What Costs are Involved in Buying Your First Home?

When you're buying your first home, there are a range of costs you need to have on your radar, but there are also government grants to help you along the way. In this edition of our newsletter, we’ll deal with costs.

By Jonathan Clover

15-06-2020

When you're buying your first home, there are a range of costs you need to have on your radar, but there are also government grants to help you along the way. In this edition of our newsletter, we’ll deal with costs.

 

After you've saved your 20 per cent deposit, it can be easy to get carried away and forget about the additional sums that come with setting up and maintaining a home.

 

To help you stay on track and aware of those extra payments, here are some of the most common costs to keep in mind.

 

Home loan costs

 

If you've been slaving away to save for a deposit, finally getting a hold on of the finance to purchase your home might seem like the end of the road. But the fun doesn't stop there. Be aware that you'll also need to make a number of fees for arranging the home loan, such as a settlement charge, service fees and, if you've chose a fixed rate mortgage, a tidy sum to lock the rate in place.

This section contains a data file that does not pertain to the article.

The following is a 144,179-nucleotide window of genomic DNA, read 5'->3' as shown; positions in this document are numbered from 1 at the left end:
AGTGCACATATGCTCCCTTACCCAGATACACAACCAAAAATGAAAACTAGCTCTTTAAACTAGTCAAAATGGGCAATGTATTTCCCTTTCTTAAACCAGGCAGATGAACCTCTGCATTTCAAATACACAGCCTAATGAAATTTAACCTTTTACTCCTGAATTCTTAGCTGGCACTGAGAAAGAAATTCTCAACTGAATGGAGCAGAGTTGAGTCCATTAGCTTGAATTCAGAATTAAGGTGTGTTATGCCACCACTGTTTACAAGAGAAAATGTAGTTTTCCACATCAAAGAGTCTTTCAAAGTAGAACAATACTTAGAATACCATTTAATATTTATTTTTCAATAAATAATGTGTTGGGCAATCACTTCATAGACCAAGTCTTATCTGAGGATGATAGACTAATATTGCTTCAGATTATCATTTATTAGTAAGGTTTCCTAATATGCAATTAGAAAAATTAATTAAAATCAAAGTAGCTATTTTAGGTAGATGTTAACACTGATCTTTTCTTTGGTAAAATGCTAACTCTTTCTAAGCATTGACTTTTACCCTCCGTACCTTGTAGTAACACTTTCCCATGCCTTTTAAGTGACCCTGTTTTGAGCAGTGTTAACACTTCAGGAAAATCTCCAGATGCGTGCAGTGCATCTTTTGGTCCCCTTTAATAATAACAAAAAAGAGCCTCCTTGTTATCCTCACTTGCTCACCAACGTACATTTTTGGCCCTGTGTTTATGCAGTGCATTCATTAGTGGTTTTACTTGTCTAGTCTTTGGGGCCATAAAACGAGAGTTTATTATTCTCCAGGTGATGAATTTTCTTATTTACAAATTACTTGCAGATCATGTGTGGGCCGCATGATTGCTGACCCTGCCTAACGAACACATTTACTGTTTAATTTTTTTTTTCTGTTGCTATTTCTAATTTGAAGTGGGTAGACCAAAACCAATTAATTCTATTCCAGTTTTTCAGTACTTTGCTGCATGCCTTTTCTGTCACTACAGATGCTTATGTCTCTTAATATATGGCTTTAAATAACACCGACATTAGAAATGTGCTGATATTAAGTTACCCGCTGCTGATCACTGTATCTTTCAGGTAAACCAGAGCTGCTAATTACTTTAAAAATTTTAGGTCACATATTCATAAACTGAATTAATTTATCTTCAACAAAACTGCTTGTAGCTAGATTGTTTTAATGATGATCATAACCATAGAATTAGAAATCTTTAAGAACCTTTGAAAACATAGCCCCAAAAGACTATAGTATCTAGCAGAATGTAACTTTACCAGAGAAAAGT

It's worth getting some advice on this, especially if you want to set down a repayment schedule.

 

Legal fees

 

While it's important to be across all the legal ins and outs of the sales process, costs for a solicitor or conveyancer can stack up quickly. This isn't something you'll want to skimp on, though. They can organise the title transfer, be present during negotiations and help you decipher the contract - and, in fact, they make the legalities of the sales journey a whole lot simpler for you!

 

Taxes

 

Stamp duties are commonplace when buying a property. They are a tax on the purchase price of the house or the value of the mortgage and can be a significant proportion in many cases.

 

Each state or territory government typically has its own levy, so investigate what you'll need to pay when buying your first home. Keep in mind that there's often a set timeframe in which you'll need to pay, which is generally before settlement - stay within it and all will be well! It's crucial to be prepared when going into your first home purchase. If you've got any more questions, we can help you understand what you'll need to pay before and after the transaction.

 

For answers to all your questions about buying your first home, visit www.firstnational.com.au and download our Home Buyer’s Guide.

 

 

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| Sales